If you don’t have an Android phone, you can download apps manually to your Fire TV from thwe b. Go back through the Settings menu until you get to the Fire TV home page. Then, using either the Search tool on the far left or the Alexa voice search button on your remote, search for “Downloader.” Highlight the result below to get to the app page on the Amazon Appstore.

This little app exists for one reason: to download other apps. It’s a barebones browser that will let you navigate to any site on the web and download APK files, then automatically open the installer window. Navigation is either direct to a download address from the home page, or with the browser on the side menu. You can use the remote to move the cursor and the on-screen keyboard to type web URLs or search terms.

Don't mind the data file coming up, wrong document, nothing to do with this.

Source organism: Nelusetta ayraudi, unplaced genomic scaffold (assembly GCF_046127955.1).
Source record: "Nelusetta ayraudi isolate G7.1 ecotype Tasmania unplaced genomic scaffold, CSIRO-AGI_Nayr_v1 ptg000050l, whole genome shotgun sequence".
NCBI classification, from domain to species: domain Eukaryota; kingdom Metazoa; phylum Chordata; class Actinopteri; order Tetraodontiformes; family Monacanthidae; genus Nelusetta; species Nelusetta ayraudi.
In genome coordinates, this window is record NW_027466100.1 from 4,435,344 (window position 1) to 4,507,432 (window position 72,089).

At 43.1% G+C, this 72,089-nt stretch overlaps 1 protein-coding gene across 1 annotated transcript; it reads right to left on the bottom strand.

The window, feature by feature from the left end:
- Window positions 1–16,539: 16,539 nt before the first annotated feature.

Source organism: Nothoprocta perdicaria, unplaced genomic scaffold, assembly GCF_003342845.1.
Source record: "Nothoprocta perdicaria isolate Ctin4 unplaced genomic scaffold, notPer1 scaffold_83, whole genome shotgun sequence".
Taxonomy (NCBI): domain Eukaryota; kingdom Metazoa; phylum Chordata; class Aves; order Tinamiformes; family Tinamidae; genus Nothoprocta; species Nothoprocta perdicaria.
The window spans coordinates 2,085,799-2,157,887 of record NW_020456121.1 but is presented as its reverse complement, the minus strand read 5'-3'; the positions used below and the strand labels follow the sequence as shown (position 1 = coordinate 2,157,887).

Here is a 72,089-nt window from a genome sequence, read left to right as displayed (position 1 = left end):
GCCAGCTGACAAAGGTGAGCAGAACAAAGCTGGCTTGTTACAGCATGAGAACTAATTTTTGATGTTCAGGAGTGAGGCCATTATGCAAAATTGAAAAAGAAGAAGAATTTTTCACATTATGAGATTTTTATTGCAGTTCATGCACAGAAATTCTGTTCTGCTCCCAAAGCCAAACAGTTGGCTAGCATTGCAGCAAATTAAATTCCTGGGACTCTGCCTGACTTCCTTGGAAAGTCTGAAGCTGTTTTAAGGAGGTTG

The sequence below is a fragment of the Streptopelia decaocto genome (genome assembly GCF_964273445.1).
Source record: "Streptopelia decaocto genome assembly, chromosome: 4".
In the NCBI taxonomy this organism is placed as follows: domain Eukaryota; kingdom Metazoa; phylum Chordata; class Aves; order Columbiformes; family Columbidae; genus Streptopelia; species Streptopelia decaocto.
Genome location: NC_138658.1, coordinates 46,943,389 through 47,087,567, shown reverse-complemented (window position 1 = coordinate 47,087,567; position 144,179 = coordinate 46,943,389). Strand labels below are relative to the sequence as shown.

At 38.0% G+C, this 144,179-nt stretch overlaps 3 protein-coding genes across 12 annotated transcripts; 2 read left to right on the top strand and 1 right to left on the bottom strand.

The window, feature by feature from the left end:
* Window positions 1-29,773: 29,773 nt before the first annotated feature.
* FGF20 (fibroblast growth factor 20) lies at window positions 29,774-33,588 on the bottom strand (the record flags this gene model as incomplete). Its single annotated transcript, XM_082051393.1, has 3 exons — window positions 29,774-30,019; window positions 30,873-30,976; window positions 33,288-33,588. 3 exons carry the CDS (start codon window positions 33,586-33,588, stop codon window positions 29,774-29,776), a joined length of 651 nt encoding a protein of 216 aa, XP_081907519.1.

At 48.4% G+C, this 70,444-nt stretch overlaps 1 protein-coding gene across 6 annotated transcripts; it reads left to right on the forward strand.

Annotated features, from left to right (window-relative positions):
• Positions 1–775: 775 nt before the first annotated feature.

You can find Android APKs anywhere, but be wary of sites you don’t know, We recommend using  APK Mirror. It’s a highly trustworthy source that only accepts verified apps that have been scanned for modifications, and only hosts freely-available stuff, so there’s no piracy involved. (Full Disclosure: I used to work for the owner of APK Mirror.)

Once you’ve selected a file, the Downloader app will automatically begin the installation process. Highlight and select “Install” to start, then “Done” to finish. Your app will appear on the home page and under “Apps.”

Option Three: Download on Your Computer, and Load from Cloud Storage